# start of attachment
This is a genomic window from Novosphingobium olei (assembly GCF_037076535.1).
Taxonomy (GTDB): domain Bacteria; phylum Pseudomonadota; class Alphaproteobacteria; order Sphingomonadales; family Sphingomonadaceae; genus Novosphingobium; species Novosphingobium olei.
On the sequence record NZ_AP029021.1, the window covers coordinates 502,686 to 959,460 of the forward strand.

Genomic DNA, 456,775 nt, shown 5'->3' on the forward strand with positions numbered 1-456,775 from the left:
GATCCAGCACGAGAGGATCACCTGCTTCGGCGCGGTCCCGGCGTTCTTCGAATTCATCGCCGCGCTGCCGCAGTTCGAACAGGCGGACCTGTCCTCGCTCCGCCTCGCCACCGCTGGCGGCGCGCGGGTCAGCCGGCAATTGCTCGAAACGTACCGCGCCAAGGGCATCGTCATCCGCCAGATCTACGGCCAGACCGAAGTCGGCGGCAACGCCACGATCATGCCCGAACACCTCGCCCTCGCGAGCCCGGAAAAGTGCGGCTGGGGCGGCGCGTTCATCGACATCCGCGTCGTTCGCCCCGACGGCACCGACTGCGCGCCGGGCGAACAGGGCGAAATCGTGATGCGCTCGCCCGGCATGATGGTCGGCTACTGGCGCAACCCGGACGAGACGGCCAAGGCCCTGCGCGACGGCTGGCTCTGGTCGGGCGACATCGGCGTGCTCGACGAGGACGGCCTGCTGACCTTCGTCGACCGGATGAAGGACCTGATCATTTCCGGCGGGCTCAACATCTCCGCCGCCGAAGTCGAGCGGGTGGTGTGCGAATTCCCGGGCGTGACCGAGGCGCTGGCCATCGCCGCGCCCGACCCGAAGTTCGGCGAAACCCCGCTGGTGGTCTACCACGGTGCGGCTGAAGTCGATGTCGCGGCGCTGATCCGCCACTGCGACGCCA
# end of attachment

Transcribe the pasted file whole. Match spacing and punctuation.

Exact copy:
This is a genomic window from Novosphingobium olei (assembly GCF_037076535.1).
Taxonomy (GTDB): domain Bacteria; phylum Pseudomonadota; class Alphaproteobacteria; order Sphingomonadales; family Sphingomonadaceae; genus Novosphingobium; species Novosphingobium olei.
On the sequence record NZ_AP029021.1, the window covers coordinates 502,686 to 959,460 of the forward strand.

Genomic DNA, 456,775 nt, shown 5'->3' on the forward strand with positions numbered 1-456,775 from the left:
GATCCAGCACGAGAGGATCACCTGCTTCGGCGCGGTCCCGGCGTTCTTCGAATTCATCGCCGCGCTGCCGCAGTTCGAACAGGCGGACCTGTCCTCGCTCCGCCTCGCCACCGCTGGCGGCGCGCGGGTCAGCCGGCAATTGCTCGAAACGTACCGCGCCAAGGGCATCGTCATCCGCCAGATCTACGGCCAGACCGAAGTCGGCGGCAACGCCACGATCATGCCCGAACACCTCGCCCTCGCGAGCCCGGAAAAGTGCGGCTGGGGCGGCGCGTTCATCGACATCCGCGTCGTTCGCCCCGACGGCACCGACTGCGCGCCGGGCGAACAGGGCGAAATCGTGATGCGCTCGCCCGGCATGATGGTCGGCTACTGGCGCAACCCGGACGAGACGGCCAAGGCCCTGCGCGACGGCTGGCTCTGGTCGGGCGACATCGGCGTGCTCGACGAGGACGGCCTGCTGACCTTCGTCGACCGGATGAAGGACCTGATCATTTCCGGCGGGCTCAACATCTCCGCCGCCGAAGTCGAGCGGGTGGTGTGCGAATTCCCGGGCGTGACCGAGGCGCTGGCCATCGCCGCGCCCGACCCGAAGTTCGGCGAAACCCCGCTGGTGGTCTACCACGGTGCGGCTGAAGTCGATGTCGCGGCGCTGATCCGCCACTGCGACGCCA